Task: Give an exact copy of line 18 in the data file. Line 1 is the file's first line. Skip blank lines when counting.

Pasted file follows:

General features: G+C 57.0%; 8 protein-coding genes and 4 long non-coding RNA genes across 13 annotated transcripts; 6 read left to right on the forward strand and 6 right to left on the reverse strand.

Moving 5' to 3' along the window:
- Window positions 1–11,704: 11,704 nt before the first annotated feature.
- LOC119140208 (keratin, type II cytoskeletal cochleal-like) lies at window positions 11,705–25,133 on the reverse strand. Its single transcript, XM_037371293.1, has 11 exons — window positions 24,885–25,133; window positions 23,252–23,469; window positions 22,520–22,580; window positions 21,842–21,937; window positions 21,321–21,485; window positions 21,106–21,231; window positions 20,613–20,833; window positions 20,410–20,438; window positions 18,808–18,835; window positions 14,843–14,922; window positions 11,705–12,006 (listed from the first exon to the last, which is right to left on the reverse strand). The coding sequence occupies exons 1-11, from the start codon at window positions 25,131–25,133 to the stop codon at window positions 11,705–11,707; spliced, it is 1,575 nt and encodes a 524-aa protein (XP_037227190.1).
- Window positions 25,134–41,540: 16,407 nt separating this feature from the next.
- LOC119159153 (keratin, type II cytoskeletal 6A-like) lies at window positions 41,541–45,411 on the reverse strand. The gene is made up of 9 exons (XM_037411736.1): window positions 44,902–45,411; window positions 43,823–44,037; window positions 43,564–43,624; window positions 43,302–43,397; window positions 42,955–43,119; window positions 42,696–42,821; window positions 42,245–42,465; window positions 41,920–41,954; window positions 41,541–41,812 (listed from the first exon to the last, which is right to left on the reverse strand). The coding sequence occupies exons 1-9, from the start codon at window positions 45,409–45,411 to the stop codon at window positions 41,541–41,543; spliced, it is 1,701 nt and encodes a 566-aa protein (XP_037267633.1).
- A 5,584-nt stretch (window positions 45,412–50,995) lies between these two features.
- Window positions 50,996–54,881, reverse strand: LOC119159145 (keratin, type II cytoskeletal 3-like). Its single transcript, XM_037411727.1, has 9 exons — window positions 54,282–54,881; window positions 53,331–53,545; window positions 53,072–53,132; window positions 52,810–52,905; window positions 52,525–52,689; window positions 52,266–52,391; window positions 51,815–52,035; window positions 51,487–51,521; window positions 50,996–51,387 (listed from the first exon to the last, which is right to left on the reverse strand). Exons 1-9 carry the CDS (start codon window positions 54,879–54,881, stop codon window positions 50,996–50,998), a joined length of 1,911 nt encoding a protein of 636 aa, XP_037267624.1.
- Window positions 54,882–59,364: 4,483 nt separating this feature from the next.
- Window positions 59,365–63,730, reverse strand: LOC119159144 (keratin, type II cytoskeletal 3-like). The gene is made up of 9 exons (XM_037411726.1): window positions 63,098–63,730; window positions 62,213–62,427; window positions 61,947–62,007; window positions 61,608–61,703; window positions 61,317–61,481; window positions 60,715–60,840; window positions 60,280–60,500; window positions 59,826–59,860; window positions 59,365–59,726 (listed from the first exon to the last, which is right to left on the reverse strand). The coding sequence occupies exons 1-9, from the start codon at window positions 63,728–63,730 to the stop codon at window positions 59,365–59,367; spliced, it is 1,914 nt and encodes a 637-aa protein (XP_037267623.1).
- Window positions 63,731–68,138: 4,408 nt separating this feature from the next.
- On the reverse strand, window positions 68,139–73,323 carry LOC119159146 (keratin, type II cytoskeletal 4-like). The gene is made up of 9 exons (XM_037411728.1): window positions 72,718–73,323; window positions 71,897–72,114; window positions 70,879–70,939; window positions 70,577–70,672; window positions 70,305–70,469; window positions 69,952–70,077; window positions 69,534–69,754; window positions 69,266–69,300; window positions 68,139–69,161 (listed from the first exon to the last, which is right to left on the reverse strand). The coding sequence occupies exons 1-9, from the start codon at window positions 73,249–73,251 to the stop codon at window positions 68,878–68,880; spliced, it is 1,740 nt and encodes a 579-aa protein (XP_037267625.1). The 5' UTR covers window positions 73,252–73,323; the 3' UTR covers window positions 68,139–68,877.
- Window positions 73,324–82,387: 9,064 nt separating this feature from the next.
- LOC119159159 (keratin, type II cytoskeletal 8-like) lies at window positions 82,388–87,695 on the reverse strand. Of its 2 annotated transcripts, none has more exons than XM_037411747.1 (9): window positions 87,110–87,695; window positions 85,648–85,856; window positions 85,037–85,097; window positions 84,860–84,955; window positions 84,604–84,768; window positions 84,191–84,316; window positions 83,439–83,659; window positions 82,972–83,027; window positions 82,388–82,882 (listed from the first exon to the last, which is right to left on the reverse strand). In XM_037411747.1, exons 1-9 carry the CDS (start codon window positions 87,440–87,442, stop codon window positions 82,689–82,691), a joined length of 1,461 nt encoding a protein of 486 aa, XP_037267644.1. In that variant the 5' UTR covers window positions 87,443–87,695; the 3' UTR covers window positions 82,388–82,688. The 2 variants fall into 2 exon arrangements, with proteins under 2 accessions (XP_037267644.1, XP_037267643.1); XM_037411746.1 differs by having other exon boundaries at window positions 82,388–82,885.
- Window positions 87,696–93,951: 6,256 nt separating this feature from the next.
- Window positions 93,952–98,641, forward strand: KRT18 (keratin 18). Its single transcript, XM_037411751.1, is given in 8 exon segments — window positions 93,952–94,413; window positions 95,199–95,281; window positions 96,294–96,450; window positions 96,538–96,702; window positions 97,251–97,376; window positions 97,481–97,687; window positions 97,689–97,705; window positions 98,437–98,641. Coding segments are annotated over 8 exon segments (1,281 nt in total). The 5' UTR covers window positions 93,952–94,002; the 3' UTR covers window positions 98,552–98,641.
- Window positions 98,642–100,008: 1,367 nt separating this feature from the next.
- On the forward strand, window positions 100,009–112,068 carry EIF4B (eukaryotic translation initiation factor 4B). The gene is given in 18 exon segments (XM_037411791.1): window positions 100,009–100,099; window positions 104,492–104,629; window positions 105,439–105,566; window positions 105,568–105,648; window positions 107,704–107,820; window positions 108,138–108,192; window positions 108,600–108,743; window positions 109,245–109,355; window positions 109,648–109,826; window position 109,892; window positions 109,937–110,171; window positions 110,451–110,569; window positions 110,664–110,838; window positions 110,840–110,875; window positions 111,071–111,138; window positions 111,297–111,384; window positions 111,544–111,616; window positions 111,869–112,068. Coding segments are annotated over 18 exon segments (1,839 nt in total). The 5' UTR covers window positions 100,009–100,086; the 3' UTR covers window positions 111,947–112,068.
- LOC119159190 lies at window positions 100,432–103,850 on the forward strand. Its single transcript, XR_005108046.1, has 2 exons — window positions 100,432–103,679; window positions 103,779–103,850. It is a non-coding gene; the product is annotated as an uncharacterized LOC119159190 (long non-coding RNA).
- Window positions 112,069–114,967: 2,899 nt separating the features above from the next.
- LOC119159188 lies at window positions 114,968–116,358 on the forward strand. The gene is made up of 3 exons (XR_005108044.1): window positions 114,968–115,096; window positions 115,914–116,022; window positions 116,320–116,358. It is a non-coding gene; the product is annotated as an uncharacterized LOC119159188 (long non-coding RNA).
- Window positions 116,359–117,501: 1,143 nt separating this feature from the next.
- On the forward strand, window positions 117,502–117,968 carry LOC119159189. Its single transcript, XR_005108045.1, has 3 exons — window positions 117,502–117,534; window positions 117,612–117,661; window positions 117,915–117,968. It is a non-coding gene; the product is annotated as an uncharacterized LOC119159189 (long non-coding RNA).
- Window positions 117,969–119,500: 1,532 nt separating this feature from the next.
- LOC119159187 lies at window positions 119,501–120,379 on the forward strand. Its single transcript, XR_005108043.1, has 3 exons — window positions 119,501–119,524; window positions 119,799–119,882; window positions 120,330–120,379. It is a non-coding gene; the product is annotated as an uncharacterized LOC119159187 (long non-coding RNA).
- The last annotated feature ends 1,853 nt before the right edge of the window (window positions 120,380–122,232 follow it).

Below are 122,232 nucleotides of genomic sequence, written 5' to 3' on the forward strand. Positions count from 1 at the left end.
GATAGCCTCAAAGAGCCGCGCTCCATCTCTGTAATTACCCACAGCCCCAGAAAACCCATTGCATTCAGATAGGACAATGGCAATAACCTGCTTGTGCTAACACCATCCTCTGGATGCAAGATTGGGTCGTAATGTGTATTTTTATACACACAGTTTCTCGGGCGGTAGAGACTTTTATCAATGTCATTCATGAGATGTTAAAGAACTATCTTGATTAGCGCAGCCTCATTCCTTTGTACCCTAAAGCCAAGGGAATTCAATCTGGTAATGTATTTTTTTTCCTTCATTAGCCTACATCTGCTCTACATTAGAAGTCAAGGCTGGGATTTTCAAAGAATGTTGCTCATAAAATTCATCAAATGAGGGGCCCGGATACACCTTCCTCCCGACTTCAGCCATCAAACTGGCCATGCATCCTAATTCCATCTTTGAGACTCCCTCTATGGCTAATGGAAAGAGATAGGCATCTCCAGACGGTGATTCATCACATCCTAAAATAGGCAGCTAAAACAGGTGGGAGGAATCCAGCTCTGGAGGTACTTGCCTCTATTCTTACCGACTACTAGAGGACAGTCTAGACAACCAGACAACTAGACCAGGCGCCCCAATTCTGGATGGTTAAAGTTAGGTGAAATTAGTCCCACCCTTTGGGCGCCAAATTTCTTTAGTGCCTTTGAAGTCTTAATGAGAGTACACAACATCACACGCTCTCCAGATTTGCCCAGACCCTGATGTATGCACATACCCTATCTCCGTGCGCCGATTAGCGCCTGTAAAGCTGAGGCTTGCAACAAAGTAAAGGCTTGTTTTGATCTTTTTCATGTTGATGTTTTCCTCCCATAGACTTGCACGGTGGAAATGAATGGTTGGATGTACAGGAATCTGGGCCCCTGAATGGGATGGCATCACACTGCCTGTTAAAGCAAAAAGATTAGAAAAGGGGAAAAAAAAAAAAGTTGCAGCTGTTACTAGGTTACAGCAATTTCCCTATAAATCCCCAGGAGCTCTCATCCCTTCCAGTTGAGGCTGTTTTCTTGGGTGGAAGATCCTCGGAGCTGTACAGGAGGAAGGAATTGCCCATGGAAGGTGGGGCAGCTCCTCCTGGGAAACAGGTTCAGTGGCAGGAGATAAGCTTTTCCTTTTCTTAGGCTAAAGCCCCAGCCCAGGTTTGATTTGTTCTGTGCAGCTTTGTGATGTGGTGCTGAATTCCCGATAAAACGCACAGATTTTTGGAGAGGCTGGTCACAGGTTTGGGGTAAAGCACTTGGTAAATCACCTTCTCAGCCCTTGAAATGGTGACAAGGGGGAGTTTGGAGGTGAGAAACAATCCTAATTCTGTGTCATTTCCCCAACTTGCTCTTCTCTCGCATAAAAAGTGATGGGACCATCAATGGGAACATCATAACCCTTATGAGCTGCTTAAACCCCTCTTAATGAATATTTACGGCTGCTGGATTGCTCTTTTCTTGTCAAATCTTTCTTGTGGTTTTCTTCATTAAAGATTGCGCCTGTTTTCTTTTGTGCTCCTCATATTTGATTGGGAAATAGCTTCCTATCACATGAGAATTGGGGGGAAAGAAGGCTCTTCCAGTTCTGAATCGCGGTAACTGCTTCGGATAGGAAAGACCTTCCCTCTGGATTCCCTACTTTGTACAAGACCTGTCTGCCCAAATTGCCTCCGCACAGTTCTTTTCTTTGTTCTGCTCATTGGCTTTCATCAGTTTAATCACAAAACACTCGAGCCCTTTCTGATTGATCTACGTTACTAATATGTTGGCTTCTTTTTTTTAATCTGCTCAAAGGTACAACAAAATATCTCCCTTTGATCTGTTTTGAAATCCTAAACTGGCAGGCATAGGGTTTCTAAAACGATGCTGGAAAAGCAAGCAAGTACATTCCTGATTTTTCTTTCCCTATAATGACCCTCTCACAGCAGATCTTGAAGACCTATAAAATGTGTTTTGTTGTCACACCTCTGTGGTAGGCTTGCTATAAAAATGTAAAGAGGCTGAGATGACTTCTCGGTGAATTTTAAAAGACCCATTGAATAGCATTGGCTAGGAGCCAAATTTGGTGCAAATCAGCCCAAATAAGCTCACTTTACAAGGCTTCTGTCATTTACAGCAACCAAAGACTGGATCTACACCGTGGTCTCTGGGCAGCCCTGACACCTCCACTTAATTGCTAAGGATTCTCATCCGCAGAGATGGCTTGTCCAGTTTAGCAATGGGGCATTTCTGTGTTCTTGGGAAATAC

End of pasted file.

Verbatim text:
- On the forward strand, window positions 100,009–112,068 carry EIF4B (eukaryotic translation initiation factor 4B). The gene is given in 18 exon segments (XM_037411791.1): window positions 100,009–100,099; window positions 104,492–104,629; window positions 105,439–105,566; window positions 105,568–105,648; window positions 107,704–107,820; window positions 108,138–108,192; window positions 108,600–108,743; window positions 109,245–109,355; window positions 109,648–109,826; window position 109,892; window positions 109,937–110,171; window positions 110,451–110,569; window positions 110,664–110,838; window positions 110,840–110,875; window positions 111,071–111,138; window positions 111,297–111,384; window positions 111,544–111,616; window positions 111,869–112,068. Coding segments are annotated over 18 exon segments (1,839 nt in total). The 5' UTR covers window positions 100,009–100,086; the 3' UTR covers window positions 111,947–112,068.